• Histological pattern is different from yellow fever: panlobular necrosis with rupture of reticulin framework (Surg Pathol Clin 2018;11:251)
  • Leptospirosis:
    • Serology, blood culture
    • Hepatocyte disarray and IHC positive for preserved fragmented Leptospira in the liver are typical for the diagnosis
    • IHC is usually positive in the kidneys (inflammatory cells, interstitium and tubular cells) (Rev Inst Med Trop Sao Paulo 2018;60:e23)
  • Typhoid fever:
  • Hantavirus:
    • Reverse transcription PCR, viral culture, serology
    • Centrilobular congestion, hemorrhages and necrosis due to shock, mild inflammation
    • Positive IHC in endothelial cells (mainly in the lungs and kidneys and less positive in the liver) (Am J Pathol 1995;146:552)
  • Meningococcal septicaemia and gram negative sepsis:
    • Blood cultures, serology
    • Liver exhibits reactive hepatitis (congestion, inflammatory cells in the sinusoids, with neutrophils, forming micro-abscesses, mixed inflammatory reaction in the portal areas, cholestasis, microvesicular steatosis) (Am J Clin Pathol 2004;122:754)
  • Spotted fever (rickettsial infections):
    • Serology, reverse transcription PCR
    • Vascular lesions with endothelial tumefaction, vasculitis, ischemic necrosis and thrombosis, with ischemic damage involving the surrounding parenchyma, in various organs
    • IHC detects antigens in the cytoplasm of endothelial cells (J Infect Dis 1999;179:1469)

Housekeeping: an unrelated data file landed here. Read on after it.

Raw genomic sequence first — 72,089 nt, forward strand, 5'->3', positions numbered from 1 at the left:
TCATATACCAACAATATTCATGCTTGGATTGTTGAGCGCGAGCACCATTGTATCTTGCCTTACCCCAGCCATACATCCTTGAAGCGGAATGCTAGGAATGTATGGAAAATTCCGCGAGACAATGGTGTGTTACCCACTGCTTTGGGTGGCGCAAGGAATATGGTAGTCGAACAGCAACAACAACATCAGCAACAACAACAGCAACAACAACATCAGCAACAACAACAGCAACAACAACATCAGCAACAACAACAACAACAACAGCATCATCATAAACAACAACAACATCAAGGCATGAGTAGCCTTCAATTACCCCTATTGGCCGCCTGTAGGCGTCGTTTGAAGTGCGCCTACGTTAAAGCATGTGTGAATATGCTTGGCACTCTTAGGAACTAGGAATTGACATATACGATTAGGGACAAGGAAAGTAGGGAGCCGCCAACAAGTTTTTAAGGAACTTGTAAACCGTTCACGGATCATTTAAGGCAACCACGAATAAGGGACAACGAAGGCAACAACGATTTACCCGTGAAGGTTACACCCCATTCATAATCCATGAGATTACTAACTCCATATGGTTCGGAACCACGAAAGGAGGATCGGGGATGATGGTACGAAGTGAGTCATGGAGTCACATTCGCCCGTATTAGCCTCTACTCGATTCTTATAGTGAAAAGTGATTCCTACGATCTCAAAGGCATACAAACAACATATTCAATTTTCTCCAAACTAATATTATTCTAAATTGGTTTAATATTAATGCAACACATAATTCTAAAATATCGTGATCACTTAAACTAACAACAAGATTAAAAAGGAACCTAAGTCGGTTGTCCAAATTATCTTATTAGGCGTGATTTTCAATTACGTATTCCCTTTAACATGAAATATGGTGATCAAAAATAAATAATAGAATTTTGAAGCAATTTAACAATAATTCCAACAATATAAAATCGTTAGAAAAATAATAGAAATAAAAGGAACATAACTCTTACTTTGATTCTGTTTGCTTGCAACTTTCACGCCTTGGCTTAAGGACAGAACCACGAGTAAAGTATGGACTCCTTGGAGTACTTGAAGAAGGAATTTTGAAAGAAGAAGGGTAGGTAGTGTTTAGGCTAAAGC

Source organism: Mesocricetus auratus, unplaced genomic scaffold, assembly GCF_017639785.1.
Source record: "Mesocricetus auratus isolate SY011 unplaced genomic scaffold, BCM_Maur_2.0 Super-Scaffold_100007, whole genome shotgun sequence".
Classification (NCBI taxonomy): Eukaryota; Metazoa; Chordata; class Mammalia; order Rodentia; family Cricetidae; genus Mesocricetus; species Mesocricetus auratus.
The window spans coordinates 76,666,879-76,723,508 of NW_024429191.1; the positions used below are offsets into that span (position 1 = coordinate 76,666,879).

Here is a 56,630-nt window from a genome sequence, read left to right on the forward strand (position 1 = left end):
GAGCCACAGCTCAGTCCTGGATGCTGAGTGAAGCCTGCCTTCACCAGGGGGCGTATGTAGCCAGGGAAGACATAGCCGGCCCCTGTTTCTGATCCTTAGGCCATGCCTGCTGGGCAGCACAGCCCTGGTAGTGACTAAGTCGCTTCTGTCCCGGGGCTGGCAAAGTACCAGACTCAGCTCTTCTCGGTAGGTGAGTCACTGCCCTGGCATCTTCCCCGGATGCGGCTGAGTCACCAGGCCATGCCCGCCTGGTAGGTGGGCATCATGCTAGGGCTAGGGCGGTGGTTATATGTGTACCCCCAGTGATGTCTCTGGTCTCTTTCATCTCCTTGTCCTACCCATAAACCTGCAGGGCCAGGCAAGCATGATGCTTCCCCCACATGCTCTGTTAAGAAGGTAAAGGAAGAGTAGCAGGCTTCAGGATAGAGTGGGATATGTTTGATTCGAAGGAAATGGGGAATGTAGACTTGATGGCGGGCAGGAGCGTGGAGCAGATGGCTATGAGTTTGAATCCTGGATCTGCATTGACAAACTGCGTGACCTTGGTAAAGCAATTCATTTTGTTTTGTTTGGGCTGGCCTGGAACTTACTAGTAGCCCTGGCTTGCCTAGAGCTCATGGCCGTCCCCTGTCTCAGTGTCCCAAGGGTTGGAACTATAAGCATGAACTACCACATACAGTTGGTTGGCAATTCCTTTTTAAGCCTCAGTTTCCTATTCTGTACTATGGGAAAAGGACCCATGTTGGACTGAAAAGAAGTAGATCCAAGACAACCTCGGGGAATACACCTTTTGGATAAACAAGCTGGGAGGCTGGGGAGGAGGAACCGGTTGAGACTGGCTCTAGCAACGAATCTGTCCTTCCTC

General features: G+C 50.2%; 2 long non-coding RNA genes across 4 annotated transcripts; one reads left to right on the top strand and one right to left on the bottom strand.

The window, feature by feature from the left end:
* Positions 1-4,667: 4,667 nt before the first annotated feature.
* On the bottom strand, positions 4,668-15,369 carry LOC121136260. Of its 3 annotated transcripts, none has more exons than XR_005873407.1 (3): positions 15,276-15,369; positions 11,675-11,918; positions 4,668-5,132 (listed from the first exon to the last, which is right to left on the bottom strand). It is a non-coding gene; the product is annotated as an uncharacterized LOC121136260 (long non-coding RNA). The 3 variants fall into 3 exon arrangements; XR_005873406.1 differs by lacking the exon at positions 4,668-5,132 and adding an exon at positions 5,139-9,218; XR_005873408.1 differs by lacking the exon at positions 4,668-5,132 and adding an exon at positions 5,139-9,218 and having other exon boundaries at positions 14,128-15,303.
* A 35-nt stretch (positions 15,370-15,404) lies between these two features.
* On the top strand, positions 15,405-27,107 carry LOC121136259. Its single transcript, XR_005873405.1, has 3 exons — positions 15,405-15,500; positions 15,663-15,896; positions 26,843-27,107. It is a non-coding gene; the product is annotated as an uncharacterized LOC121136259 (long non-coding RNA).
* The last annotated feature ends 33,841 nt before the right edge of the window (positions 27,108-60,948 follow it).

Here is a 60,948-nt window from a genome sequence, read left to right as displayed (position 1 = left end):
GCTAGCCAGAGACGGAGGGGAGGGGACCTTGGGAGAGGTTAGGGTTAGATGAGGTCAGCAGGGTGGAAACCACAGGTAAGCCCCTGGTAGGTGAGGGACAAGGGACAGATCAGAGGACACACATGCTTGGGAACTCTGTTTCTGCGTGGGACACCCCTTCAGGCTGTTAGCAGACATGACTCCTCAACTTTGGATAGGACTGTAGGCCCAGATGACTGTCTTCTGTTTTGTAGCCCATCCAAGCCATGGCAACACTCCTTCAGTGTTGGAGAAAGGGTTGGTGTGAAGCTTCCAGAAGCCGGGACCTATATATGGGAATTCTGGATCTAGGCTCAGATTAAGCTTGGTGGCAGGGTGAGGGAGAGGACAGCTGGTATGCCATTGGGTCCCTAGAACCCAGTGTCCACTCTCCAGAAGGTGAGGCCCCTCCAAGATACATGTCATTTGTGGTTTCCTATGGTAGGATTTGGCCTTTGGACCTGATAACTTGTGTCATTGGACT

• Q fever:
  • Influenza:
    • Reverse transcription PCR on respiratory fluids positive for influenza virus
    • Hepatic lesion is due to ischemic hypoxic injury
    • Reverse transcription PCR and IHC negative for YFV infection (Am J Respir Crit Care Med 2010;181:72)
  • Drug related hepatitis:
  • Alcoholic hepatitis:
    • Apoptotic bodies are randomly distributed through hepatic lobules
    • Mallory bodies and diffuse macrovesicular steatosis
    • Reverse transcription PCR and IHC negative for YFV infection (World J Gastroenterol 2014;20:16474)
  • Decompensated cirrhosis:
    • Clinical history of hepatotropic virus infection, alcohol consumption
    • Serology, reverse transcription PCR and IHC negative for YFV infection
    • Portal and lobular cirrhosis (Clin Mol Hepatol 2017;23:302)
Board review style question #1

A 25 year old European man traveled on vacation in southeastern Brazil, in early January, where he visited forested areas. He returned to his country of origin and within 7 days, he presented with high fever and myalgia, fulminant hepatitis, hemorrhages, coma and multiple organ dysfunction. He died on the fifth day of illness. The autopsy was performed and the histological section of the liver is shown above. Serologies and reverse transcription PCR for hepatotropic viruses (A, B, C, D and E), dengue fever, Leptospira and Rickettsia were negative. Antigen and blood smear for Plasmodium detection were also negative as well as blood cultures for pyogenic bacteria. What are the main mechanisms of liver cell damage in this disease?

  1. Granulomatous inflammatory reaction
  2. Lytic necrosis
  3. NETosis
  4. Steatosis and apoptosis
  5. Vascular damage and ischemic necrosis
Board review style answer #1
D. Steatosis and apoptosis. Apoptotic cells are so called Councilman bodies.

Comment Here

Reference: Yellow fever
Board review style question #2
What are the late repercussions on liver function in yellow fever?

  1. Autoimmune hepatitis
  2. Cholangiopathy
  3. Complete recovery
  4. Portal hypertension due to portal fibrosis
  5. Vanishing bile duct syndrome
Board review style answer #2
C. Complete recovery. There is no lobular necrosis in yellow fever. The reticulin framework is preserved.

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Reference: Yellow fever